The study of Industrial Design at NC State University is a four-year (eight-semester) program that awards a professional Bachelor of Industrial Design (BID) degree after the fulfillment of all academic requirements.
This first year design curriculum establishes a solid foundation for the creative, generative, and evaluative phases of design that are common to all design practices.
In the first semester of freshman year, Industrial Design students learn the basic principles of design, design processes, design vocabulary, and disciplined work habits in mixed studio and lecture classes with all other majors in the College of Design.
The second semester of freshman year is an Industrial Design major-specific mix of studio and lecture classes for the students to continue their education in the design of physical artifacts in the natural and built environment.
In the fall semester of sophomore year, students begin a studio sequence of practical project-based learning, similar to a professional design office, as well as exposure to more advanced theories and principles of design. The students learn the critical methodologies and skills specific to industrial design as they compile their projects and processes into a portfolio of work relevant to their careers. Opportunities are provided for students to participate in collaborative studio projects with industry partners in order to conduct user-based research and engage in the design and development of professional-level projects.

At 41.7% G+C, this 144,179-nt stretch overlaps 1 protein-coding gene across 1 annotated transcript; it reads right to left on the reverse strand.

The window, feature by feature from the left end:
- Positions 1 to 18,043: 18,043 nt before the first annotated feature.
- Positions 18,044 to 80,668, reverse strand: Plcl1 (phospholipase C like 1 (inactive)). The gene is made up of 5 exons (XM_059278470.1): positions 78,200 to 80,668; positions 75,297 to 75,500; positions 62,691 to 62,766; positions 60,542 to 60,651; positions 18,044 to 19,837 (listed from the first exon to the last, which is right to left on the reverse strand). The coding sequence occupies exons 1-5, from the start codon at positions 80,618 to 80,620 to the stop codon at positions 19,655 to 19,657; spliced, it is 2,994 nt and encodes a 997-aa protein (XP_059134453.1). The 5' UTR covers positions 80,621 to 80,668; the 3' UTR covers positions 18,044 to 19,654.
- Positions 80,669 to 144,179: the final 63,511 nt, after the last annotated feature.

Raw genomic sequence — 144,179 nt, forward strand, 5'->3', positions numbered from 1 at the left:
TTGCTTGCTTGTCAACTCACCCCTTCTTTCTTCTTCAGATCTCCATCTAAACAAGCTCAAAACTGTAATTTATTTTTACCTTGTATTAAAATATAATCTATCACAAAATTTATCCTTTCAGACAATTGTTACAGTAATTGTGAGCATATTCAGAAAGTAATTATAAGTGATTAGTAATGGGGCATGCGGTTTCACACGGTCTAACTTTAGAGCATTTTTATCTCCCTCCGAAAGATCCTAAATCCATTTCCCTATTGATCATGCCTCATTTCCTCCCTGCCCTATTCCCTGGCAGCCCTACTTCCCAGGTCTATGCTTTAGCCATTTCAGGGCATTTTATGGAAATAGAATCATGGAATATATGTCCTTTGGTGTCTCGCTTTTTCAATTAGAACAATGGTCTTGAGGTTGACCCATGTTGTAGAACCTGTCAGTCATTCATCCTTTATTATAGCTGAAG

In addition to the 6 credit-hour studio classes, ID students are co-enrolled in sequential 3 credit-hour support classes which cover a broad array of topics essential to the profession of Industrial Design. These include ideation and design sketching, digital visual communication, materials and processes of manufacturing, design methods, design history, and human-centered design/ergonomics. Students apply the skills and knowledge provided in these support classes to the studio work to create an interwoven, integrated method of learning that progressively prepares the students for the advanced challenges of the program.
Courses and Curriculum
Learning Objectives and Outcomes
Foundational, intermediate, and advanced designing of products and systems in terms of how they are developed, realized, and distributed; how do they address user needs of value, aesthetics, functionality, and safety; and how are they relevant to environmental, ecological, and societal issues of responsible universal design.
- Students will address issues of scale and complexity in framing and solving design problems through practices such as interdisciplinary collaboration, system-level design methods, division of labor, and concern for user experience.
- Students framed, solved, and evaluated design problems in terms of the fit between form and context; usefulness/usability and desirability; feasibility and viability; and sustainability.
- Students will demonstrate concern for designing for and with people by applying user-centered methods; recognizing social and cultural perspectives; resolving competing values in design solutions; and addressing increasing need for user participation in the design process.
- Students will use research as an integral component of their design process, demonstrating a basic understanding of research methods and the ability to read and use research findings in studio-based work.